Everything You Need to Know About Memphis

By Johanna Read

Get some soul in Memphis

Everything You Need to Know About Memphis

Famous for Elvis and the birthplace of the “Soundtrack of America,” Memphis offers much in the way of Southern hospitality. Learn about the origins of American blues and rock ‘n’ roll and about the soul of America’s civil rights movement in this West Tennessee city.

Q: What does the name Memphis mean?

A: Memphis, Tennessee’s second biggest city, is named after Memphis, which was the ancient capital of Egypt. The word means enduring and beautiful.

Q: What is the pyramid in Memphis?

A: Befitting its ties to ancient Egypt, Memphis has its own pyramid. Originally built as a sports arena and called the Great American Pyramid and the Pyramid Arena, the pyramid is now an entertainment facility. It has an aquarium, a cypress swamp, the National Water Fowling Heritage Center, many restaurants, a hotel, sports activities like archery and bowling, and shops including a Bass Pro Shops mega-store. It’s now called the Bass Pro Pyramid.

Q: How long to drive from Memphis to Nashville?

A: It takes about three hours to drive between Tennessee’s two famous music cities, Nashville and Memphis. Travelers pass through the city of Jackson on the way, which features Civil War history, wineries, distilleries and the year-round West Tennessee Farmers Market.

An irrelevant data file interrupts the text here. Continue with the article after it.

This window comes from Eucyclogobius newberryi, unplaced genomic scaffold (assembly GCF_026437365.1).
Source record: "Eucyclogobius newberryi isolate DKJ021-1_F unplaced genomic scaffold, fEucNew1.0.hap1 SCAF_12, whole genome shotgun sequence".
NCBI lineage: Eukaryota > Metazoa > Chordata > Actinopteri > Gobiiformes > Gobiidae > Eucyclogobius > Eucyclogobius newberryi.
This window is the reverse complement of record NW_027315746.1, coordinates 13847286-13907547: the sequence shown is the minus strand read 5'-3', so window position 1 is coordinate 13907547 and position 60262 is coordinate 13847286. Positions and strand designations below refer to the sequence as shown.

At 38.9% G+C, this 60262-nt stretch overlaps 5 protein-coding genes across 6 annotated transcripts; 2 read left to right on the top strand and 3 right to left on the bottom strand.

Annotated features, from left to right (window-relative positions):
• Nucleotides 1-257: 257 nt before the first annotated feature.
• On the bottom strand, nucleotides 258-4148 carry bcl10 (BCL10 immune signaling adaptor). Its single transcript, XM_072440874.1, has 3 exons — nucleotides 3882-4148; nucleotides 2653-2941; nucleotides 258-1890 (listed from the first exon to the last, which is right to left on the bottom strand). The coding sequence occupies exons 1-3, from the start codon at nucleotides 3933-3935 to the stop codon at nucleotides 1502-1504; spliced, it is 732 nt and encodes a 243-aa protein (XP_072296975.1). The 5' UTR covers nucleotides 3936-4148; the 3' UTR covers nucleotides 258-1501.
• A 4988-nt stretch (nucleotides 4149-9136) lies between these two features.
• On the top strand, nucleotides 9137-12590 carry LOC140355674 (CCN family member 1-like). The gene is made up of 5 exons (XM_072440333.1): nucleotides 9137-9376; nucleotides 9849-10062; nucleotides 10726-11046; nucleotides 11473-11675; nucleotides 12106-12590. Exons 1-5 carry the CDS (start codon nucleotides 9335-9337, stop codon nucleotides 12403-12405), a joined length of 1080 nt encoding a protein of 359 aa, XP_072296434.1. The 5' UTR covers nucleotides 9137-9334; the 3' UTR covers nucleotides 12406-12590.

Q: What river runs through Memphis?

A: Memphis sits in Tennessee’s southwestern corner, and the mighty Mississippi River runs right next to downtown Memphis. The river is the border between the states of Tennessee and Arkansas. Those looking for a bit of exercise can enjoy the outdoors by biking or walking across Big River Crossing, an active rail bridge that traverses the Mississippi over to West Memphis in Arkansas.

Q: What is Memphis known for?

A: Memphis is famous for its music and civil rights history. The city boasts many related attractions spread through the key neighborhoods of East Memphis, Midtown, South Memphis and Downtown, along the river. The Downtown area includes famous Beale Street Historic District. Key can't-miss attractions include: